Great Western Railway Hall 4900 Class No. 4953 "Pitchford Hall"
Pitchford Hall is a member of the GWR 4900, or "Hall," Class of locomotives, designed by Charles Collett. 259 locomotives of this class were built, and the design is said to have heavily contributed to LMS Standard 5 and LNER Thompson B1 classes. The class latterly received a 5MT power classification under BR. 11 examples have been saved for preservation, several have made it back onto the mainline, including Pitchford Hall and one of which, Olton Hall, has gained international fame through becoming the 'Hogwarts Express' locomotive.
Pitchford Hall was built at Swindon in August 1929 at a cost of £4,375, and was first allocated to Bristol, Bath Road shed. Latterly in August 1950 it was transferred to Cardiff Canton and fitted with BR type piston valves and liners February 1956 but reverted back to WR standard within two years. In March 1959 she was allocated to Swindon and then transferred from Cardiff Canton to Cardiff East Dock shed in September 1962. Her last years were spent at Cardiff East Dock before being withdrawn in May 1963 having covered 1,344,464 miles, and was sent to Woodham's Brothers Scrapyard in Barry in November 1963.
Pitchford Hall was the 150th departure from Barry in February 1984, when it was taken to Tyseley Locomotive Works where a comprehensive overhaul was undertaken for a reportedly seven figure sum. She moved again under her own power in February 2004, making her first public appearance in 42 years at Crewe in September 2005, being seen by over 40,000 people.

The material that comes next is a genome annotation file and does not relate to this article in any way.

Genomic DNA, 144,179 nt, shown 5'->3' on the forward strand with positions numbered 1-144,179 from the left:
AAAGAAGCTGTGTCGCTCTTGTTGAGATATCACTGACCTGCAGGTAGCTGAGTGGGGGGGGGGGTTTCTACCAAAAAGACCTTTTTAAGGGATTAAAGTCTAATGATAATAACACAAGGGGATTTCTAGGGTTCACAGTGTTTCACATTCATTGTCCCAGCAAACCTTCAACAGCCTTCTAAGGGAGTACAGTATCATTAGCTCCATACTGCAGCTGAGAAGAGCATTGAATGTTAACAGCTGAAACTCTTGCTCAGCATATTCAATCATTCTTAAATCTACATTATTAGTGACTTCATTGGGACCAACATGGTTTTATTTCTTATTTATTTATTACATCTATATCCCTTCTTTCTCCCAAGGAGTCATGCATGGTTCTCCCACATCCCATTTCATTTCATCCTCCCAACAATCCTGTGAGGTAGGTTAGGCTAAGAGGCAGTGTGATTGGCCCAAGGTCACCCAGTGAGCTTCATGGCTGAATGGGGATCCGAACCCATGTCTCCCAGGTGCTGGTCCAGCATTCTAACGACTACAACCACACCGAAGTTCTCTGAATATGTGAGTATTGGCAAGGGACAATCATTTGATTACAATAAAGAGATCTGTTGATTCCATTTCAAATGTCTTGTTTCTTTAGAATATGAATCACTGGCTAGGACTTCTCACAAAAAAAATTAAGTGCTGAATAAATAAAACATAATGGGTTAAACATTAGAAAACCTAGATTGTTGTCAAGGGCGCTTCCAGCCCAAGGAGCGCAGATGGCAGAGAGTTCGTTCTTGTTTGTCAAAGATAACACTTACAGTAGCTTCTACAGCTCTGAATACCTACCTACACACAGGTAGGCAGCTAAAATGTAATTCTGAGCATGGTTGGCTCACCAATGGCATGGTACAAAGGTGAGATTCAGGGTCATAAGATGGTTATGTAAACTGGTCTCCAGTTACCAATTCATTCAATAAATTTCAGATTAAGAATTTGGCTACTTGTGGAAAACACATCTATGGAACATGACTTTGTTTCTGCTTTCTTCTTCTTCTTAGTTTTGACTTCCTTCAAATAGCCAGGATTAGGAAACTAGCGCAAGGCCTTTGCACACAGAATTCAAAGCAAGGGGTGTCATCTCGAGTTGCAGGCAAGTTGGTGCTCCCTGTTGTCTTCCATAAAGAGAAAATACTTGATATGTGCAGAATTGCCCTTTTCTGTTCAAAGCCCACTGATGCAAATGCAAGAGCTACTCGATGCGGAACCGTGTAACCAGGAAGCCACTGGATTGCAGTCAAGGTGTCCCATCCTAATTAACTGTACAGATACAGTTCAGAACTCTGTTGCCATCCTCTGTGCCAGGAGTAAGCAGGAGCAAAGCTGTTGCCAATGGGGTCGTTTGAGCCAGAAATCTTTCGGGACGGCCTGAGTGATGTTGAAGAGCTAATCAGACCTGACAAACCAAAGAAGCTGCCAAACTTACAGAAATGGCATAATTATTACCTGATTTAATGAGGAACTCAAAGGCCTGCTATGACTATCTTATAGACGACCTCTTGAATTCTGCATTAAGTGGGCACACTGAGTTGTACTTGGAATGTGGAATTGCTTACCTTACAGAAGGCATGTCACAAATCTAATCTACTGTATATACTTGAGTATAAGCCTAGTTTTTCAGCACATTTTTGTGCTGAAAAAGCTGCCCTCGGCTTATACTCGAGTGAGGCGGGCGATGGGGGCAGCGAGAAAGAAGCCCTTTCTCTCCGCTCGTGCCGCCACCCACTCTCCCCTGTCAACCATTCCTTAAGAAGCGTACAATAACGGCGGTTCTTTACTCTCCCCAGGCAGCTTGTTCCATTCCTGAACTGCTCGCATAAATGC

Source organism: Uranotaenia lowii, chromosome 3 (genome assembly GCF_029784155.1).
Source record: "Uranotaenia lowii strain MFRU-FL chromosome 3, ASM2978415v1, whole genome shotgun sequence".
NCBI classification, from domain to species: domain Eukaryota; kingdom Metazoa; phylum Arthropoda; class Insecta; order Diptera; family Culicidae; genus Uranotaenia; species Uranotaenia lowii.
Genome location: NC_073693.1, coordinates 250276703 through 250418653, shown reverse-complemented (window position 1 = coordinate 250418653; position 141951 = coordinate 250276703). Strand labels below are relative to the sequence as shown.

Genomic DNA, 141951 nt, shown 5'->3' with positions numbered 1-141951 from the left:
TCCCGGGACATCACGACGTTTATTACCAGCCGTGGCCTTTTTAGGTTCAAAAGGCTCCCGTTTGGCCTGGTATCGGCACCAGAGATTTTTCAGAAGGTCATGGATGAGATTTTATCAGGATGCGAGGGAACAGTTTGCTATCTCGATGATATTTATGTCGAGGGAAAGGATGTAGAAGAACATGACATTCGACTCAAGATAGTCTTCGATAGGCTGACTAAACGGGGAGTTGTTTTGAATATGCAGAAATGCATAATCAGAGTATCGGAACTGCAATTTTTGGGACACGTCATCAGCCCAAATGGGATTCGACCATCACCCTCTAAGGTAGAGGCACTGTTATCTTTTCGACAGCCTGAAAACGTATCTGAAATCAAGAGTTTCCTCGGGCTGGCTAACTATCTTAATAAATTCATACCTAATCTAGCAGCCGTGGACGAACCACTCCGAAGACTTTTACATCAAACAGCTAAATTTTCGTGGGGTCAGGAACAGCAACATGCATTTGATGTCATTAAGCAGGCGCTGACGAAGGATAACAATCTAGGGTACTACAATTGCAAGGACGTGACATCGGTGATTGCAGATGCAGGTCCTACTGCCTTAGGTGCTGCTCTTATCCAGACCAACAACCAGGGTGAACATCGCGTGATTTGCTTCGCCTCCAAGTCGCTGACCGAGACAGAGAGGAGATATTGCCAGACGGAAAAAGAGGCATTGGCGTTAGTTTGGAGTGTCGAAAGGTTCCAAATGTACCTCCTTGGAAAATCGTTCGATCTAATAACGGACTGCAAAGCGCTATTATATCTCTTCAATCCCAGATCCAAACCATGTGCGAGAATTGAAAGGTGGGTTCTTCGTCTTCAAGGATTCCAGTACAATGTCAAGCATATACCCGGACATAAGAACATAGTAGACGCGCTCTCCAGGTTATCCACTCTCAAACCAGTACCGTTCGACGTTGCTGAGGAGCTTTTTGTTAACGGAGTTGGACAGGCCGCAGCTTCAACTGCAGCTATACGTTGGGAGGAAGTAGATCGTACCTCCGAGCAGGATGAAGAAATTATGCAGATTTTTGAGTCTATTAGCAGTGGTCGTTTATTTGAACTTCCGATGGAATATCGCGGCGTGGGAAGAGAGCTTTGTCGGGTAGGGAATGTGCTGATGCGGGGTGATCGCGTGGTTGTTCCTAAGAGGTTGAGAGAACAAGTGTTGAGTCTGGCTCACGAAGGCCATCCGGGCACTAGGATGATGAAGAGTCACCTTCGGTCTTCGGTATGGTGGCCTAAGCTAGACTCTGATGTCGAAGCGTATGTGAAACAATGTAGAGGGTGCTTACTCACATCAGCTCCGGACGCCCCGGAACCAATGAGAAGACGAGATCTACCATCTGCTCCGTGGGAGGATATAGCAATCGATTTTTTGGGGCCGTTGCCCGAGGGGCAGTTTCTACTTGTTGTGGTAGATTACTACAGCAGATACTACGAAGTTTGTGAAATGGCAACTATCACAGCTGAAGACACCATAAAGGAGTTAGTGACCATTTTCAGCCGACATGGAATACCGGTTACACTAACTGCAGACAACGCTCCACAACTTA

'Hall' class locomotives were used all over the Great Western and Western Region. Their duties were diverse from standing in for failed 'Castles' on expresses (and keeping to tight schedules) to heavy freight work and secondary passenger services. The impressive acceleration of these engines made them particularly suited to the duties that required frequent stops, where the smaller wheels gave greater adhesion and therefore reduced slipping when starting from standstill.
The 'Hall' class and other GWR 2-cylinder engines all have a distinctive 'bark' to their exhaust notes, which is one thing that helps to maintain enthusiasm throughout the generations. Their long service also ensured they wore a number of liveries. This included the passenger class fully lined GWR green until 1948 and nationalisation, then during the early BR years all mixed traffic classes on all regions carried the lined black livery. In 1956 some discretion was allowed by BR, and the Western Region was allowed to paint mixed traffic engines in fully lined Brunswick green.
Pitchford Hall returned to the mainline in December 2005, and operated a number of special mainline charter trains during 2007 and 2009, but has also visited a number of heritage railways, including West Somerset Railway, Llangollen (where it double-headed with City of Truro), Mid Hants Railway (standing in for King Edward II) and Great Central Railway, where it has hauled passenger as well as charter freight and even demonstration Travelling Post Office trains to the delight of visitors.
Following a major overhaul lasting over 5 years the locomotive returned to traffic in December 2019 wearing British Railways lined black livery.
Current Status: In traffic